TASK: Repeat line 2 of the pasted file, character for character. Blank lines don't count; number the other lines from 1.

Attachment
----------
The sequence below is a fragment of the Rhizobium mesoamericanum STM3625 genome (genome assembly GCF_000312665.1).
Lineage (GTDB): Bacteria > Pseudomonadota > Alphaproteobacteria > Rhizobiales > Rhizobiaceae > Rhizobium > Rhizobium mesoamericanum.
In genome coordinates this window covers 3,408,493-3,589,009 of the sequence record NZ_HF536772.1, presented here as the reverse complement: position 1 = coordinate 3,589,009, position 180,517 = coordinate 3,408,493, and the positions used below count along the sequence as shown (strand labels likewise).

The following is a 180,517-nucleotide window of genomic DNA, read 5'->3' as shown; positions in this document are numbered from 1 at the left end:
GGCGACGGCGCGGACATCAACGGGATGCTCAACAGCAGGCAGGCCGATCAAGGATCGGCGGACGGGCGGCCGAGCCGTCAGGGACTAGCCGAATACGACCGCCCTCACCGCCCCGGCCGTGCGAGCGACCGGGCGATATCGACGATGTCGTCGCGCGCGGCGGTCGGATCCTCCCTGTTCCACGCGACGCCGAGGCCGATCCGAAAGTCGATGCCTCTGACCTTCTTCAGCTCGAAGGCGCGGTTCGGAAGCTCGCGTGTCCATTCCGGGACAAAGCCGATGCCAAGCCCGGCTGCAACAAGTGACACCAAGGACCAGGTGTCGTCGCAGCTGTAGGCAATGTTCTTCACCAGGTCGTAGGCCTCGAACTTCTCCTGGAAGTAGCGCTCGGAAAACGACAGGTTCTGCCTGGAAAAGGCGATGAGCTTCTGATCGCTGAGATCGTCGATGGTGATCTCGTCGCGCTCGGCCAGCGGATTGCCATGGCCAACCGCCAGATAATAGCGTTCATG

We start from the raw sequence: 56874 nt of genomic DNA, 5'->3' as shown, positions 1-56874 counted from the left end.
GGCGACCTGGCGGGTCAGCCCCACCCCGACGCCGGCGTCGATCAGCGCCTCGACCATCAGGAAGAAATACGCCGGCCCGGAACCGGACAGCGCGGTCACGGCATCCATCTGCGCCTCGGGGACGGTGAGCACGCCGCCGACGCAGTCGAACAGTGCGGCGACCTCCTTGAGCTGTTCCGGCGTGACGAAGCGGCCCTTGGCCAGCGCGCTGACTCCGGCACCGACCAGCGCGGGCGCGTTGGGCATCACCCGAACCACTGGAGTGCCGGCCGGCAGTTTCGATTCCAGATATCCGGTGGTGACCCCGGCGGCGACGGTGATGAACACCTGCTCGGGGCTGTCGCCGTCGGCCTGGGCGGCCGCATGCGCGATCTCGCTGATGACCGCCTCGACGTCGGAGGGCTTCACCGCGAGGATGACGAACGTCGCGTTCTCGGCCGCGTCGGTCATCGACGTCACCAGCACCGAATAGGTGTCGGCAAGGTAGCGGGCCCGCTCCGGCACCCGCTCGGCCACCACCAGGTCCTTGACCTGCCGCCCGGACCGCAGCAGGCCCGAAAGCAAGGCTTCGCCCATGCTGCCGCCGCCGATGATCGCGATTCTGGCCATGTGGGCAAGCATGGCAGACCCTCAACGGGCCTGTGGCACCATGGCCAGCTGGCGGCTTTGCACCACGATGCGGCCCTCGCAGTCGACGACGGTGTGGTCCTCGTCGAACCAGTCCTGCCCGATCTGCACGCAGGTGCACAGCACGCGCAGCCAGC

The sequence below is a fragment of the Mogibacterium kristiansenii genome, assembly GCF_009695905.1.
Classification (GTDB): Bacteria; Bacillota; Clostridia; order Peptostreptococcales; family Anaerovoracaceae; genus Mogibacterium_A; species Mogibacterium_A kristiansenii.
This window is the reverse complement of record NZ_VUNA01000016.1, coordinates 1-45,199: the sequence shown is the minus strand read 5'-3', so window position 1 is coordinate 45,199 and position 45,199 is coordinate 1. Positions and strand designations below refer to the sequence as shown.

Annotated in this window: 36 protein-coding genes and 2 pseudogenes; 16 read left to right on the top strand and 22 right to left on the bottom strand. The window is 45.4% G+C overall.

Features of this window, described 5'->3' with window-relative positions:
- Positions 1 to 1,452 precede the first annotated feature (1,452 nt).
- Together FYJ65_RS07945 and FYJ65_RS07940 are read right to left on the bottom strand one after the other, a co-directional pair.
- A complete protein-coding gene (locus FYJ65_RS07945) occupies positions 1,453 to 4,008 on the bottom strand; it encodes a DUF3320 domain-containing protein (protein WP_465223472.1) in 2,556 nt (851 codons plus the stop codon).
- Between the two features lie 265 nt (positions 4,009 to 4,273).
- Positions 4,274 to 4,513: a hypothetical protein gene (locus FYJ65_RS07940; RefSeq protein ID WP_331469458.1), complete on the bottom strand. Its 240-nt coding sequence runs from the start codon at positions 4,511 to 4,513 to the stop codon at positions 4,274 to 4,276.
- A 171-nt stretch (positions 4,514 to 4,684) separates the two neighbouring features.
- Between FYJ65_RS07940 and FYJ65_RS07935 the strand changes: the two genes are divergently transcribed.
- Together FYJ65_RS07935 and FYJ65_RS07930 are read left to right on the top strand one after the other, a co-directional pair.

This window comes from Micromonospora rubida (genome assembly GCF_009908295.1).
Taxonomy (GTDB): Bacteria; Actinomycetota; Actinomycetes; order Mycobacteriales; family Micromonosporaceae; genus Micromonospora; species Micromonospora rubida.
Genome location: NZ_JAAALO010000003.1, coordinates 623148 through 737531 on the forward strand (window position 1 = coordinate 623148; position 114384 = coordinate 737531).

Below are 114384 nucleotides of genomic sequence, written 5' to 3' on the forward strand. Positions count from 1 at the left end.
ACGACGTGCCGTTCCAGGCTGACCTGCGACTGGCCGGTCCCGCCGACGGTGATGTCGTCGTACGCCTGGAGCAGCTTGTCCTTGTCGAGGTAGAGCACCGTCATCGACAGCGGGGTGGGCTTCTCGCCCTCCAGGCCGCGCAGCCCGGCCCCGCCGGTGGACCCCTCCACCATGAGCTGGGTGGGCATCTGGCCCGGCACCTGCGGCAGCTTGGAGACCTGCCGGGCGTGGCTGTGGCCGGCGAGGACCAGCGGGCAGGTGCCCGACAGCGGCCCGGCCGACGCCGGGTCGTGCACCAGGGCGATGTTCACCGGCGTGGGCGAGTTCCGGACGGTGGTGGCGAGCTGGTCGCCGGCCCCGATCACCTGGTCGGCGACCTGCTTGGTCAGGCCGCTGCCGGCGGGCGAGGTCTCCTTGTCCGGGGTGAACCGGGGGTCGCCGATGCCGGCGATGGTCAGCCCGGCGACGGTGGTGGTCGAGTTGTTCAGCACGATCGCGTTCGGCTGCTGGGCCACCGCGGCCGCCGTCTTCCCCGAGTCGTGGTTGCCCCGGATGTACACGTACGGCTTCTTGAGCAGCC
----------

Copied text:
Lineage (GTDB): Bacteria > Pseudomonadota > Alphaproteobacteria > Rhizobiales > Rhizobiaceae > Rhizobium > Rhizobium mesoamericanum.